HELSINKI — A young Chinese launch startup has reached orbit with its Gravity-1 all-solid launch vehicle, smashing the record for payload capacity for Chinese commercial rockets.
Orienspace’s Gravity-1 rocket lifted off from Defu-15002 mobile sea platform in the Yellow Sea at 12:30 a.m. Eastern (0530 UTC) Jan. 11. Ignition of the solid rocket motors produced large plumes of exhaust, with debris visibly falling into the sea as the rocket climbed into the sky. The firm confirmed launch success shortly after.
The three satellites, Yunyao-1 (18-20), were later tracked by 478 by 499-kilometer orbits with inclinations of 49.99 degrees by U.S. Space Force space domain awareness.
The mission was the first launch for Orienspace which was founded in 2020. Gravity-1 consists of three stages and four boosters. It boasts the capability to lift around 6,500 kilograms of payload to low Earth orbit, or 3,700 kilograms to 700-kilometer sun-synchronous orbit, when using a kerosene-liquid oxygen third stage.
Orienspace is based in Shandong and has facilities in the province. The Haiyang sea launch facilities for today’s launch are also in Shandong. It secured a number of rounds of funding totalling more than $150 million.
The Yunyao-1 satellites are for Tianjin-based Yunyao Yuhang which aims to construct a constellation to provide data for global weather forecasting. Services could include even short-term earthquake forecasting, according to its press statements.
Changguang Satellite Technology (CGST), a commercial remote sensing satellite firm, manufactured the satellites.
Orienspace CEO Yao Song, who first rose to fame in the semiconductor industry, stated previously that the firm has already secured orders for the launch of hundreds of satellites and been shortlisted in plans for a number of satellite constellations. Orienspace plans two further Gravity-1 launches for 2024.
The launch success is a notable moment in the Chinese commercial space sector. Gravity-1 is now the largest in the sector in terms of launch capacity. It is also the first to use boosters, one of a handful to reach orbit on the first attempt, and the first to have a debut launch from the sea.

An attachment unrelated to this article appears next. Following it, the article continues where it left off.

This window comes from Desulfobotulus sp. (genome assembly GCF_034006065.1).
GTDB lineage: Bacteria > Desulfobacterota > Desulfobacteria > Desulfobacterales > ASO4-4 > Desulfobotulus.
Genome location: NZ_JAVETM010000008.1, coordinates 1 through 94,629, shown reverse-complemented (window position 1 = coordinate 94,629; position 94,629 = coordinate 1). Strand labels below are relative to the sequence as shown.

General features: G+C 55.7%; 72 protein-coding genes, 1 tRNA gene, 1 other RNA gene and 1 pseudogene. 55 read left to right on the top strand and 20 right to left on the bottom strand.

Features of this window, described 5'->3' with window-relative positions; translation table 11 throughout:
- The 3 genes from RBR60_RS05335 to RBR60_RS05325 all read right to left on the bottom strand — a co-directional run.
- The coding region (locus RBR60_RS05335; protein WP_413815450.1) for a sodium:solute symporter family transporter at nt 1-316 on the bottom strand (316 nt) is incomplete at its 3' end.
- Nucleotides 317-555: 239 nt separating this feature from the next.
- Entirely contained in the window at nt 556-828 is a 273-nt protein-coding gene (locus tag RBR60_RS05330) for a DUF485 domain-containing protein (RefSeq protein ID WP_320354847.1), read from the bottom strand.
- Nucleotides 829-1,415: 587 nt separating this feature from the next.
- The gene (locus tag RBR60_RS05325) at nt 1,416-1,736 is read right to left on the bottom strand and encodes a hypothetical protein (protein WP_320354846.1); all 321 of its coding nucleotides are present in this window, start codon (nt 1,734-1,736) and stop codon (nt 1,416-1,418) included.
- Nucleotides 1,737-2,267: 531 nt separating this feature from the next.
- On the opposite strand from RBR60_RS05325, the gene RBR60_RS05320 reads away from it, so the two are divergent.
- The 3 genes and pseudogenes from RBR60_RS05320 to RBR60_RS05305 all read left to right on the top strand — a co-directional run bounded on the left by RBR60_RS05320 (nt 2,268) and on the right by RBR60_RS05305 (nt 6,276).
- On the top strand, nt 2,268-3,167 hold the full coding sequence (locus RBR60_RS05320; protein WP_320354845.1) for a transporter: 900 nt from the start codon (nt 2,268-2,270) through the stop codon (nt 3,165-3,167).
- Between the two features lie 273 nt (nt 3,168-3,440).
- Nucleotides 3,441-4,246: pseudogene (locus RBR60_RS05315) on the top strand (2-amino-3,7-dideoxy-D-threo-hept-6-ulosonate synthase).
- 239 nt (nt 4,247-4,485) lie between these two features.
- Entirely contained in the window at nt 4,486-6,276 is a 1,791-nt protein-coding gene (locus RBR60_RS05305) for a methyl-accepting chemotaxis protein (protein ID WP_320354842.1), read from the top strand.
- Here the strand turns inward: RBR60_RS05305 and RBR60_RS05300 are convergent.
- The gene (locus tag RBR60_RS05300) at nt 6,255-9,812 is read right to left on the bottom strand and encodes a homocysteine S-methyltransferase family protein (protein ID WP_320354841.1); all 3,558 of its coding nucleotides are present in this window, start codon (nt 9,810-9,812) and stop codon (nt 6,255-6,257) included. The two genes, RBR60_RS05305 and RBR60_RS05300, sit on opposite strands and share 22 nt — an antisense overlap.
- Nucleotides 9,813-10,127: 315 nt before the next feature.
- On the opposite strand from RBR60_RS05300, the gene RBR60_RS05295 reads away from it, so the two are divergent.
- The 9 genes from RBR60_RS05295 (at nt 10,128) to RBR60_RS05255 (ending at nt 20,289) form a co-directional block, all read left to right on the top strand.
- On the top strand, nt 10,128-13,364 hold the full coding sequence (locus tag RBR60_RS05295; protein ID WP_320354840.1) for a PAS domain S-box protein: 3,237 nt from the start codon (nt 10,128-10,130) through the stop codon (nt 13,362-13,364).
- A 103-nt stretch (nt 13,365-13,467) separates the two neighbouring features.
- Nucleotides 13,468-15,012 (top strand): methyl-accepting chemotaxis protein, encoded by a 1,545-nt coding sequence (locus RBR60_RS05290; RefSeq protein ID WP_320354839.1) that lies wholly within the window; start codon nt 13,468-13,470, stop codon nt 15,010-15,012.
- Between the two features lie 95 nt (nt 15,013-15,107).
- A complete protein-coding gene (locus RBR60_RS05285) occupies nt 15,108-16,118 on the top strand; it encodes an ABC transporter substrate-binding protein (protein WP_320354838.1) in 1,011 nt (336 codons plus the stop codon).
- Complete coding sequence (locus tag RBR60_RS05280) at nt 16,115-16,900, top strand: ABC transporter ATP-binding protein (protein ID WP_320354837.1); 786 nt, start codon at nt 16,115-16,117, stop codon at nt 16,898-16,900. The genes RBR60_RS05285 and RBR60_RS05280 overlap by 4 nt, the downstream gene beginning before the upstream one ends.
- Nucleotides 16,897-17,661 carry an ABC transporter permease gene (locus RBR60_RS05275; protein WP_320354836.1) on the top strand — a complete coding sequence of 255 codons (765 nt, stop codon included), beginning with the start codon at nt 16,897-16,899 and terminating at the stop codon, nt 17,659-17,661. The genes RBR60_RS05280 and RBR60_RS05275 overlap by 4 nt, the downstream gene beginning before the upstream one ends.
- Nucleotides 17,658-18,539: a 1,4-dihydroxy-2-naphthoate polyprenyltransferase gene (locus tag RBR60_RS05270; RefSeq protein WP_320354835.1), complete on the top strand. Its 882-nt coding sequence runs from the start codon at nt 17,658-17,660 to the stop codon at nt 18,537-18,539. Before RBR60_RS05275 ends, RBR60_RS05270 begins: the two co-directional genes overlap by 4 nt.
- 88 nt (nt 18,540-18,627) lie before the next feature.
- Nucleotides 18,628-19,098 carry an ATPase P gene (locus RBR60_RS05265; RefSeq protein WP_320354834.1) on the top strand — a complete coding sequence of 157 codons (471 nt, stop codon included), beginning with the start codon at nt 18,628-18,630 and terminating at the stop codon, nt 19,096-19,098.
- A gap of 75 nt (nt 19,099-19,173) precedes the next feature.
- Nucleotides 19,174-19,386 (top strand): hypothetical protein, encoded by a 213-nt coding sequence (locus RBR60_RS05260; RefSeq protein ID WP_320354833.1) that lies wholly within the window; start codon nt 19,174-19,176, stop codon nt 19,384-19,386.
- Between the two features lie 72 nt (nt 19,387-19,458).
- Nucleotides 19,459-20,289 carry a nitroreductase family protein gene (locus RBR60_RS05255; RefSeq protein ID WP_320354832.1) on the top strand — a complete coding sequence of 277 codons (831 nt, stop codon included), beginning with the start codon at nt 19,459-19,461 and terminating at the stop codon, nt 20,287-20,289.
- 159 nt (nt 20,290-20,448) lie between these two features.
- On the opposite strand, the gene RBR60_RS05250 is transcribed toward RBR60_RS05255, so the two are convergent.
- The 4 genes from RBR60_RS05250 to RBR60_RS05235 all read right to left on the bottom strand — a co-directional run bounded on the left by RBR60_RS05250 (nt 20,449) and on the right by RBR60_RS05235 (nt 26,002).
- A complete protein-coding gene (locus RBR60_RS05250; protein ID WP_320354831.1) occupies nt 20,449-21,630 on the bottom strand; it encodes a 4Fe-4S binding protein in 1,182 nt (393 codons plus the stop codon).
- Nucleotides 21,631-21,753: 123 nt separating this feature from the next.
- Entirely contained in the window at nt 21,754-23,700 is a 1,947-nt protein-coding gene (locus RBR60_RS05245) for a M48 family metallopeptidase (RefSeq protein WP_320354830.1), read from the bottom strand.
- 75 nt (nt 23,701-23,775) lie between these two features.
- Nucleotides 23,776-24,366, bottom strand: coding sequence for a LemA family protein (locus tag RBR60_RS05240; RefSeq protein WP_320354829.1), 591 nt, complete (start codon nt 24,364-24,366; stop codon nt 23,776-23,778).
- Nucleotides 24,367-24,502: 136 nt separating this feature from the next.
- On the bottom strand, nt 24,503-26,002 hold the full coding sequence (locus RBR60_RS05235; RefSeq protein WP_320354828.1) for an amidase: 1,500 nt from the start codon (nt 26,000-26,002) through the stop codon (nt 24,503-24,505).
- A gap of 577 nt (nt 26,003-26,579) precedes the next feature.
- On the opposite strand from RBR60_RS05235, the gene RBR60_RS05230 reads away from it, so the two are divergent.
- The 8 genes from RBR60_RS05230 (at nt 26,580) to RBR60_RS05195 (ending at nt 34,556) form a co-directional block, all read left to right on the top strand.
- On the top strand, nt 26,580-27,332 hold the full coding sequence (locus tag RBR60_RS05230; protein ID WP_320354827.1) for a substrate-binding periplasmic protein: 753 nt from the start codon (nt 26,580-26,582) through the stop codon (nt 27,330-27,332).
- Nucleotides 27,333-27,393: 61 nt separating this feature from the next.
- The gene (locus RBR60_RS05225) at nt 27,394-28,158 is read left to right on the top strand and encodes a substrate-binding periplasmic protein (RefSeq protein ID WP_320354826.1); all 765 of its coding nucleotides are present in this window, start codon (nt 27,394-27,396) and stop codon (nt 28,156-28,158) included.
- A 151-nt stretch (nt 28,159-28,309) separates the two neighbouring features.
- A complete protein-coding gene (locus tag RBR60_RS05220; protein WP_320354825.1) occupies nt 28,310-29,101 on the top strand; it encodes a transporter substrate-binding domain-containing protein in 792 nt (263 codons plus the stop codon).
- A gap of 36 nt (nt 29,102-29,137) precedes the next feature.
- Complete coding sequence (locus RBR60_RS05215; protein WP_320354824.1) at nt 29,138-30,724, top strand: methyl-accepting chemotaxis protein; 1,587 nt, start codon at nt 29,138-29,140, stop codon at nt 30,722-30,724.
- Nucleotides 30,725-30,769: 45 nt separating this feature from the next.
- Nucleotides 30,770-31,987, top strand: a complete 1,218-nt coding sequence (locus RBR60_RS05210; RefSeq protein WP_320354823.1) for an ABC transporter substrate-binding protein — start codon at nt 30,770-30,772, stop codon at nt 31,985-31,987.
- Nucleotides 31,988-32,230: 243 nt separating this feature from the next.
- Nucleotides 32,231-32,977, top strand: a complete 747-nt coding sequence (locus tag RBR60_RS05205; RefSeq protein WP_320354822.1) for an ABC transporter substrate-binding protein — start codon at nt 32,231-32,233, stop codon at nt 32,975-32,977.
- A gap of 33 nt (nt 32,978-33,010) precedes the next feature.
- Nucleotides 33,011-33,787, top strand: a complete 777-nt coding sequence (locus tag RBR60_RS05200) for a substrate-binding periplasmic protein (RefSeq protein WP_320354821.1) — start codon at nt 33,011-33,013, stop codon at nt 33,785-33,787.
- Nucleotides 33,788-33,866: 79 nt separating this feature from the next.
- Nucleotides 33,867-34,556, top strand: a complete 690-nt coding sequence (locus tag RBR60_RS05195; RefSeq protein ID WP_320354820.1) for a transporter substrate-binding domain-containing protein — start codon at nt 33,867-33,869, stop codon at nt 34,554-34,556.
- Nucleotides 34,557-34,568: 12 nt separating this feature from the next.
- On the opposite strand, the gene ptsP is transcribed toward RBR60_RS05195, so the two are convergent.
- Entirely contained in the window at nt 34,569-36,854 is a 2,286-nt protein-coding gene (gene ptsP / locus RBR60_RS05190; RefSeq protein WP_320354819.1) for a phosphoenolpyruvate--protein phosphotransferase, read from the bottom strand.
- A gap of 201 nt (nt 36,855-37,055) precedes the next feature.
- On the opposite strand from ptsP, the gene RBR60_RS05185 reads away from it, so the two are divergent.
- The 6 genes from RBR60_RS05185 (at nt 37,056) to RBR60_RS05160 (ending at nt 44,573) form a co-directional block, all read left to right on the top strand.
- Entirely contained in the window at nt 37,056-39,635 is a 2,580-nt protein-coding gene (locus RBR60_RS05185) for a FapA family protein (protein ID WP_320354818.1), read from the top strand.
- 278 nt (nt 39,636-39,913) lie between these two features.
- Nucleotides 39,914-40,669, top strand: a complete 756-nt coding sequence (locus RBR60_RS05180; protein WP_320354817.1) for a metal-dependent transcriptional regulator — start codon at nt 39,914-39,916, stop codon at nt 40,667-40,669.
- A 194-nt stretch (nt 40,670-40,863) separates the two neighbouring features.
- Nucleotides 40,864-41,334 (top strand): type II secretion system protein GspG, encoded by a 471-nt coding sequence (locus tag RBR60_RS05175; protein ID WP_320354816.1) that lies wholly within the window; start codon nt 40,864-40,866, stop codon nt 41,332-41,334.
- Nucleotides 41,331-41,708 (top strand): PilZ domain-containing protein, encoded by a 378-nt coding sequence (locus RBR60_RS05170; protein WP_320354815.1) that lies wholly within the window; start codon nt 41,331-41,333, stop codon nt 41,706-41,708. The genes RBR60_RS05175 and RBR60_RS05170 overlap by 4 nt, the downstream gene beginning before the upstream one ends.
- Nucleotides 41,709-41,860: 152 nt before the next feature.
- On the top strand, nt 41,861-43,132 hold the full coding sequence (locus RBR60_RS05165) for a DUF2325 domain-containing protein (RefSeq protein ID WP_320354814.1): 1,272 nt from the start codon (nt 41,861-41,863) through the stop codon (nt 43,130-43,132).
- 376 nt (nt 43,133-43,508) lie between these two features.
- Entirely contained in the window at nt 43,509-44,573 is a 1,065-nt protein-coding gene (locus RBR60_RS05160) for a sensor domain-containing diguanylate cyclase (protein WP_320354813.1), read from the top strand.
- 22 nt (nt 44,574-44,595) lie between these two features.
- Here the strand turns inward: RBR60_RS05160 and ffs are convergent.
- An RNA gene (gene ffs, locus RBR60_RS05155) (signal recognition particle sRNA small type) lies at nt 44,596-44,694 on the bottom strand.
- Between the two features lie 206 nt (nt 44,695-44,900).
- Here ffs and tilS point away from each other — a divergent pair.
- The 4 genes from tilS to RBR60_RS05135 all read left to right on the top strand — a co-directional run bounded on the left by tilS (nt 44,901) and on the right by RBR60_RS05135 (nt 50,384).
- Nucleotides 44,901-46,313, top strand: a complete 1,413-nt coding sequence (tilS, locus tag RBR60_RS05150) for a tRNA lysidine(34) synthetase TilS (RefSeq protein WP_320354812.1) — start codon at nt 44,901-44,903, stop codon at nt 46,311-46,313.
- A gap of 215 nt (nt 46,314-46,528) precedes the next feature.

Many commercial firms have opted to first develop light-lift solid rockets and move on to reusable liquid propellant rockets. Orienspace opted to proceed with a much more capable launcher as well as working on a larger kerosene-liquid oxygen launcher.
Gravity-1 is capable of carrying more than twice that of the previous largest Chinese solid rockets, CAS Space’s Kinetica-1 and China Rocket’s Jielong-3 (1,500 to 500-km SSO). Both are spinoffs from state-owned enterprises. It is also more powerful than Europe’s Vega-C.
The solid rocket motors for Gravity-1 were provided by the Academy of Aerospace Solid Propulsion Technology (AASPT) under the China Aerospace Science and Technology Corp. (CASC). This relationship allowed Orienspace to achieve orbit despite being founded in 2020. RSPACE, a rocket component startup with facilities in Shandong, also lists Orienspace as a customer.
China has been fostering a commercial space sector since late 2014. The government opened the industry to private capital and providing incentives, policy support and facilitating technology transfer through a military-civil fusion national strategy.
The trend in Chinese commercial launch companies since 2020 has been to shift towards larger rockets. The shift came as potential revenue streams including the Guowang and G60 LEO broadband constellations and possible space station cargo missions have emerged. This has provided newer companies such as Orienspace and Space Pioneer with a clearer vision than earlier movers.
Last year firms Space Pioneer and Landspace reached orbit with the first Chinese commercial liquid propellant launchers. Tianlong-2 and Zhuque-2 are kerosene-lox and methane-lox launchers respectively. Both firms are now working on larger launchers for debut in mid-2024 (Tianlong-3) and 2025 (stainless steel Zhuque-3).
Orienspace is looking to launch its first liquid propellant rocket in 2025. The 60-meter-tall Gravity-2 will have a core stage and solid boosters. The rocket will use nine 100-ton-thrust Yuanli-85 gas generator kerosene engines for the first stage.
Previous statements gave a payload capacity of 15.5 tons to LEO, 10.9 to a 500-kilometer sun-synchronous orbit (SSO), or 5.8 tons to geostationary transfer orbit (GTO). More recent capabilities are projected to be 25.6 tons to LEO, 19.1 tons to SSO and 7.7 tons to GTO.
Gravity-3 would be three Gravity-2 core stages in a Falcon Heavy-type arrangement. That is to be capable of lifting 30.6 tons of payload to LEO, 20.5 tons to SSO, 9.6 tons to GTO and 8 tons to lunar transfer orbit.
The Gravity-1 mission was the fourth Chinese orbital launch of 2024. It followed shortly after a Kuaizhou-1A solid rocket launch Jan. 11 (UTC) and the Jan. 9 launch of the Einstein Probe.